Lassiter updates Rotary about Develop Danville activities
By DAVE FAIRCHILD
Develop Danville is the economic development agency for Boyle County and the cities of Danville, Junction City and Perryville (formerly known as the EDP). Jody Lassiter is the President and CEO of Develop Danville and spokesperson for “Kentucky Crossroads.”
“I’m a regionalist, because arbitrary jurisdictional boundaries don’t adequately reflect how the flow of commerce and wages comprising the area’s economy really works. For example, 66 percent of Boyle County’s workforce commutes in from outside of our county every day to work here. Most come from Lincoln County.”
For that reason, the Develop Danville partnership works with data from the Danville Micropolitan Statistical Area, which comprises Boyle and Lincoln counties, Kentucky. The area is an urban cluster with socially and economically integrated interests, with Danville at its center and providing many bigger city amenities for businesses, residents, retirees, and visitors.
Kentucky Crossroads is a collaborative effort comprised of Anderson, Boyle, Casey, Garrard, Lincoln, Marion, Mercer, Pulaski, Rockcastle, Taylor and Washington counties. It’s purpose is to market the region as a business destination for new and expanding industries. The partnership has resulted in more than 4,500 new jobs and $1.7 billion in new investments over the past five years.
Automation is definitely a significant factor in economic development consideration in today’s marketplace, according to Lassiter. “25 jobs can easily do what 100 jobs did 10 years ago by virtue of automation technology.”
He characterized the trend as much higher investment intensive in automation than in job creation. Lassiter feels this trend can work to Danville-Boyle County’s benefit, because it minimizes the impact of the area’s skills gap and undersized workforce.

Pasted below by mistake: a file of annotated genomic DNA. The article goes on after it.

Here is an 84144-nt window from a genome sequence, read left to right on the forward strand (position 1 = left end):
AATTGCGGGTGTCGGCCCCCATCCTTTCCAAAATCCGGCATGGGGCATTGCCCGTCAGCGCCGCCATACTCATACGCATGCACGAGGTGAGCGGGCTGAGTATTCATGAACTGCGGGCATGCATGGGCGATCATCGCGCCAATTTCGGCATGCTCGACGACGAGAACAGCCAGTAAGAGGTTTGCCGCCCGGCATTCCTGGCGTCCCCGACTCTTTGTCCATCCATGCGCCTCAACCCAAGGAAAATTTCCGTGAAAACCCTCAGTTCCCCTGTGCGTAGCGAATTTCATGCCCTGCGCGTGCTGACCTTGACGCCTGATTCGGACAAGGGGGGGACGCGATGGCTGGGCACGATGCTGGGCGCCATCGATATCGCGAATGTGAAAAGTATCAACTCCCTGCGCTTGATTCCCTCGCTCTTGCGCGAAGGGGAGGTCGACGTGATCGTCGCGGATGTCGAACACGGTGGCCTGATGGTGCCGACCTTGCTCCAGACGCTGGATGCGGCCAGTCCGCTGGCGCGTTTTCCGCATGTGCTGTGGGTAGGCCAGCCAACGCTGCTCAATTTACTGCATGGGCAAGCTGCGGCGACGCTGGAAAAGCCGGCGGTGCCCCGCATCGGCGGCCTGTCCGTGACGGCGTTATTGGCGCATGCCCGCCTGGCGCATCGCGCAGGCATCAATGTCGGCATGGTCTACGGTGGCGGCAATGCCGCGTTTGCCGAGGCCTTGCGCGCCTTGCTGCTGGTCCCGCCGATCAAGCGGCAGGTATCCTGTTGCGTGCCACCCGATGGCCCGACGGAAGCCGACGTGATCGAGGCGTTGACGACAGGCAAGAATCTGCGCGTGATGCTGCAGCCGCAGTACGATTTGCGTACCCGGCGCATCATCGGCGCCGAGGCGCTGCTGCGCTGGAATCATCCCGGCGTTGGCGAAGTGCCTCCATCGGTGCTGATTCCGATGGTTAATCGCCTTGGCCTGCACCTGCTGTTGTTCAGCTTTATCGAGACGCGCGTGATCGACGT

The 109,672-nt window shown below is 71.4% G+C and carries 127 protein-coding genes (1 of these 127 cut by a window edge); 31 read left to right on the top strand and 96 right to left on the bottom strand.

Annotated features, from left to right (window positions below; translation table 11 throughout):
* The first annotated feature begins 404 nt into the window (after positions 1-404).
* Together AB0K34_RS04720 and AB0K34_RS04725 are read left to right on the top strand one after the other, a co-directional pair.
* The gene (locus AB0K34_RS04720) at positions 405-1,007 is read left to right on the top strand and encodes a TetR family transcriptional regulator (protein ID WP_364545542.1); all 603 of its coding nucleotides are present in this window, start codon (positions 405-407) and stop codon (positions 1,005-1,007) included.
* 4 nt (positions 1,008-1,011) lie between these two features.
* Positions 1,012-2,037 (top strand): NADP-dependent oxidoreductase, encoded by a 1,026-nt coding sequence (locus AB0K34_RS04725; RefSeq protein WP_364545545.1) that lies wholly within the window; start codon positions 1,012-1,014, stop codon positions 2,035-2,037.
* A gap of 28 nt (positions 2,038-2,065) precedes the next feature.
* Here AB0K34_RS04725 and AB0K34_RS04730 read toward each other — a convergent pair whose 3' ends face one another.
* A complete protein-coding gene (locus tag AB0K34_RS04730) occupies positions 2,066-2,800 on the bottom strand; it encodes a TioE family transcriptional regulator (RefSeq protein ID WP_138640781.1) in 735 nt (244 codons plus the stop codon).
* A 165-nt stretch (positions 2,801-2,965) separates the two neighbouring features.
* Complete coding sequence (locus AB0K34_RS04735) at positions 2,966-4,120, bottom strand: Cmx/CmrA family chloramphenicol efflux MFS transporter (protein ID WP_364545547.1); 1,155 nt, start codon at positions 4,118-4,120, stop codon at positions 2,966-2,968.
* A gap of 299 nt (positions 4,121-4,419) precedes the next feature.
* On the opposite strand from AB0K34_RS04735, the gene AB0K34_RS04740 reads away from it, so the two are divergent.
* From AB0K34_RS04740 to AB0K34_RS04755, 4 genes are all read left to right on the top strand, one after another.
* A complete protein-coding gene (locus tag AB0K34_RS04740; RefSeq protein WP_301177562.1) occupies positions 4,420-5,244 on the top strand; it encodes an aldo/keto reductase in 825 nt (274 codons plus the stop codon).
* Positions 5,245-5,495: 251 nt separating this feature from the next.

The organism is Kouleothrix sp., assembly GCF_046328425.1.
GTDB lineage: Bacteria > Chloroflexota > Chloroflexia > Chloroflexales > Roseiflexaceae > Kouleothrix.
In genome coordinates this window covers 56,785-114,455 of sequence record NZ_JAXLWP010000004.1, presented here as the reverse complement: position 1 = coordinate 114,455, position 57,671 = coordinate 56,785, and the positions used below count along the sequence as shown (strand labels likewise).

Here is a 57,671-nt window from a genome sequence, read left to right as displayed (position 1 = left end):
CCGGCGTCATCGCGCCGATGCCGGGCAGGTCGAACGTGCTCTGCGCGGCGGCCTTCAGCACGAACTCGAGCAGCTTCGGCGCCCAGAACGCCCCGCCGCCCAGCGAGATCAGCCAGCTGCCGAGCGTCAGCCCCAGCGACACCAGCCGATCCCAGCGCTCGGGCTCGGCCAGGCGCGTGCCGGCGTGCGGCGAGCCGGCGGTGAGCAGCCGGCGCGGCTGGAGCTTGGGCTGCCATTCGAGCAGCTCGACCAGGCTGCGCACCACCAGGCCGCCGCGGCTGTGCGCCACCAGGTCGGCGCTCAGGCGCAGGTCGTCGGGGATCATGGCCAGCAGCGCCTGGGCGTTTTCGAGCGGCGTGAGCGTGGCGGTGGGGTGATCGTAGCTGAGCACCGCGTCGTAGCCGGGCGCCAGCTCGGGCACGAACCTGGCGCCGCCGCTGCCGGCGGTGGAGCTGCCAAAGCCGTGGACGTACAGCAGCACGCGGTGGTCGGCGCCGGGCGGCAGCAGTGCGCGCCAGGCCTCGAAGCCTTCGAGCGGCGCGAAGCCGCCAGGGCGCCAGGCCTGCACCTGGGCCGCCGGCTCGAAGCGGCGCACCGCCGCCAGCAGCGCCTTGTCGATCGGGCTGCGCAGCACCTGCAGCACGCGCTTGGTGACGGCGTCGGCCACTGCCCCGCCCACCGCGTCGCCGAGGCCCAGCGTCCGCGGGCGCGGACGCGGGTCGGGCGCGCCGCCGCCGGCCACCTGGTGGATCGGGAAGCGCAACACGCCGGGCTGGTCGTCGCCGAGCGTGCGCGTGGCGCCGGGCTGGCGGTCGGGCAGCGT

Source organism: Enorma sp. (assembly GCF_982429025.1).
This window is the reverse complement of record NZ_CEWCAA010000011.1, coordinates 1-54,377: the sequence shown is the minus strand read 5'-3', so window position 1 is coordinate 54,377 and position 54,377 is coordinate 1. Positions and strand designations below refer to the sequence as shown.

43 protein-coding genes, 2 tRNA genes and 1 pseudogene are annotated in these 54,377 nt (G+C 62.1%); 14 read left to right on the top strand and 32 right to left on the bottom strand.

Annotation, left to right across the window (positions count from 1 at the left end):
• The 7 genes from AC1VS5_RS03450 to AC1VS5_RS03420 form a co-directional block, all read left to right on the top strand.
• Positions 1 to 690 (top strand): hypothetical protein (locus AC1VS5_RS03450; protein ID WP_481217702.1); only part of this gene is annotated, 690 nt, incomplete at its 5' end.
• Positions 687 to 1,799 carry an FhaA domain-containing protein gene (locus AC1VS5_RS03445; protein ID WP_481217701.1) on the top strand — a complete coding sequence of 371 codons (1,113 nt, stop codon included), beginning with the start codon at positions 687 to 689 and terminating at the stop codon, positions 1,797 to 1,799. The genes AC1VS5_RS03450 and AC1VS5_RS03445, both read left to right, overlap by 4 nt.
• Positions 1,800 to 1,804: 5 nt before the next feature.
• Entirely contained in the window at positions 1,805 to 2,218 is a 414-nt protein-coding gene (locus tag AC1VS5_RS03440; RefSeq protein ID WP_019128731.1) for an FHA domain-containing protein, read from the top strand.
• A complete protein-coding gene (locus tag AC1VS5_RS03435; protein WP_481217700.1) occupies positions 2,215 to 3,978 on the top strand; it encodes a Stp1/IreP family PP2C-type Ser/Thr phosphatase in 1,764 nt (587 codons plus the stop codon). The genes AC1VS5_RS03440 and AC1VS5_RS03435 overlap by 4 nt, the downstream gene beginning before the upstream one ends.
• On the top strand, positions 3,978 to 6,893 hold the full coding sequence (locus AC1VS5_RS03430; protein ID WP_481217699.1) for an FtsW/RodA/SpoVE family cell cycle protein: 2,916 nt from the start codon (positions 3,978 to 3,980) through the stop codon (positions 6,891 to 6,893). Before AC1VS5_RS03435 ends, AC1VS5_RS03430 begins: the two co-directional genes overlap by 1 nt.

After establishing that background, Lassiter focused on Develop Danville’s 2017-18 fiscal year achievements, which were summarized as: a net of 187 new jobs; $41.5 million in investments; $98.8 million in tourism expenditures, and 17,182 employed and only 5% unemployment.
He featured the “Economic Development Strategic Plan” as a 2018 highlight achievement. With a 10-year timeline, the plan addressed 190 action items, 72 of which have been completed or are ongoing. Thirty-three of the remaining action items are in-process. All business development work was centralized under an oversight board. Four new committees were launched: Executive, Workforce Development, Marketing and Asset Development.
Develop Danville projects are tracked through four stages: inquiries, qualified projects, due diligence and announcements. In the past year, Develop Danville received 113 inquiries; 13 were lost; nine were determined to be “unqualified,” which means that there were requirements which the area could not meet. Ninety-seven projects met all requirements and were “qualified.” Twenty-seven of those were subsequently lost. Forty-eight projects continued to the due diligence phase, where 17 were lost. Of the continuing 31 projects, 13 have been announced. NIne of those 13 have been completed and another 4 are in process.
The announced projects include: Luca Mariano Distillery, LLC; Whiskey Service, LLC (IJW Whiskey Company, LLC); American Greetings Corporation; Wilderness Trail Distillery, LLC; Hobart Corporation and Dana Incorporated. Luca Mariano and IJW came to the county because they were contract customers to Wilderness Trail Distillery, already the 14th largest distillery by production capacity. In a Nov. 9, 2018 article in Forbes magazine by Fred Minnick, Wilderness Trail was ranked in the top 15 nationally in blind taste tests. The remaining announced projects were smaller business projects; some of which are startups and one was a child day care center at Living Waters Church.
Next, Lassiter addressed the importance he attaches to his annual submission to Site Selection magazine. “It is kind of the Wall Street Journal of the economic development world, so their coverage of us influences corporate decision-makers and site selection consultants that are advising companies about where to expand or relocate.”
His partnership organization will be submitting their 2019 data package soon and hope to continue placing in the magazine’s top 20, maybe in the top three. “We’ll be able to announce that result soon, hopefully about March.”
Asked about his thoughts for future growth potential, Lassiter commented: “We have the largest capacity for clean water in the Commonwealth of Kentucky. Water is going to be critical for many industries, as it is for bourbon. We should also be supplying more Kentucky corn to the bourbon industry, but our current capacity is maxed out. Cattle production farms are beginning to convert to growing corn. Hopefully we will ramp up other grain production, too.”